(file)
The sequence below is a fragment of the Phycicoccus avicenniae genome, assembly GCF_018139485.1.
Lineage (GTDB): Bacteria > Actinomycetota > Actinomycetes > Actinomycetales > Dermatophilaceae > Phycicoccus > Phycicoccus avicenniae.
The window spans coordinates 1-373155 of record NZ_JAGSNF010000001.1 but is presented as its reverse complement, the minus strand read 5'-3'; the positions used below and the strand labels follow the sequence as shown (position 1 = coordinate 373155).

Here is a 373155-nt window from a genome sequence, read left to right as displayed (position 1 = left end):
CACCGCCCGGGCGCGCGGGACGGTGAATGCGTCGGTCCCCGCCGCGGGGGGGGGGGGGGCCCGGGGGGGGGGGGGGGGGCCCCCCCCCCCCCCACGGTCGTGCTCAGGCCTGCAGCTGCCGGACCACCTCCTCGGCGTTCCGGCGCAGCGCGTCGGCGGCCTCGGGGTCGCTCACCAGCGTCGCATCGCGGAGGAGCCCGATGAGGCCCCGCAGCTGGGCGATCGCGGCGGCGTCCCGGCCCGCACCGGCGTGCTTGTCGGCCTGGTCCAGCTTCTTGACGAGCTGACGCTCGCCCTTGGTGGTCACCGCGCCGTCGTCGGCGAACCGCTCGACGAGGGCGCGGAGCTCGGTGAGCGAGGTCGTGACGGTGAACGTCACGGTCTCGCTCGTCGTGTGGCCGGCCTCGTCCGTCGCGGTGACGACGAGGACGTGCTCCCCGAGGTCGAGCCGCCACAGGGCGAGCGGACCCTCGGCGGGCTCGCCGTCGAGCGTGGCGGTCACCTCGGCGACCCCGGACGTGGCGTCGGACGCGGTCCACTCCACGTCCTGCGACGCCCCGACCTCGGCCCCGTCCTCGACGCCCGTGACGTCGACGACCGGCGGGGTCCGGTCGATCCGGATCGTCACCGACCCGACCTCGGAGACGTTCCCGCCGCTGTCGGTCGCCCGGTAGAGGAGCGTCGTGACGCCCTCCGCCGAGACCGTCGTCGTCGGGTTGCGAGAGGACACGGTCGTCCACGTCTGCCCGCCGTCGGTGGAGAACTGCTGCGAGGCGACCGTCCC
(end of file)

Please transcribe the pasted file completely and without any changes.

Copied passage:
The sequence below is a fragment of the Phycicoccus avicenniae genome, assembly GCF_018139485.1.
Lineage (GTDB): Bacteria > Actinomycetota > Actinomycetes > Actinomycetales > Dermatophilaceae > Phycicoccus > Phycicoccus avicenniae.
The window spans coordinates 1-373155 of record NZ_JAGSNF010000001.1 but is presented as its reverse complement, the minus strand read 5'-3'; the positions used below and the strand labels follow the sequence as shown (position 1 = coordinate 373155).

Here is a 373155-nt window from a genome sequence, read left to right as displayed (position 1 = left end):
CACCGCCCGGGCGCGCGGGACGGTGAATGCGTCGGTCCCCGCCGCGGGGGGGGGGGGGGCCCGGGGGGGGGGGGGGGGGCCCCCCCCCCCCCCACGGTCGTGCTCAGGCCTGCAGCTGCCGGACCACCTCCTCGGCGTTCCGGCGCAGCGCGTCGGCGGCCTCGGGGTCGCTCACCAGCGTCGCATCGCGGAGGAGCCCGATGAGGCCCCGCAGCTGGGCGATCGCGGCGGCGTCCCGGCCCGCACCGGCGTGCTTGTCGGCCTGGTCCAGCTTCTTGACGAGCTGACGCTCGCCCTTGGTGGTCACCGCGCCGTCGTCGGCGAACCGCTCGACGAGGGCGCGGAGCTCGGTGAGCGAGGTCGTGACGGTGAACGTCACGGTCTCGCTCGTCGTGTGGCCGGCCTCGTCCGTCGCGGTGACGACGAGGACGTGCTCCCCGAGGTCGAGCCGCCACAGGGCGAGCGGACCCTCGGCGGGCTCGCCGTCGAGCGTGGCGGTCACCTCGGCGACCCCGGACGTGGCGTCGGACGCGGTCCACTCCACGTCCTGCGACGCCCCGACCTCGGCCCCGTCCTCGACGCCCGTGACGTCGACGACCGGCGGGGTCCGGTCGATCCGGATCGTCACCGACCCGACCTCGGAGACGTTCCCGCCGCTGTCGGTCGCCCGGTAGAGGAGCGTCGTGACGCCCTCCGCCGAGACCGTCGTCGTCGGGTTGCGAGAGGACACGGTCGTCCACGTCTGCCCGCCGTCGGTGGAGAACTGCTGCGAGGCGACCGTCCC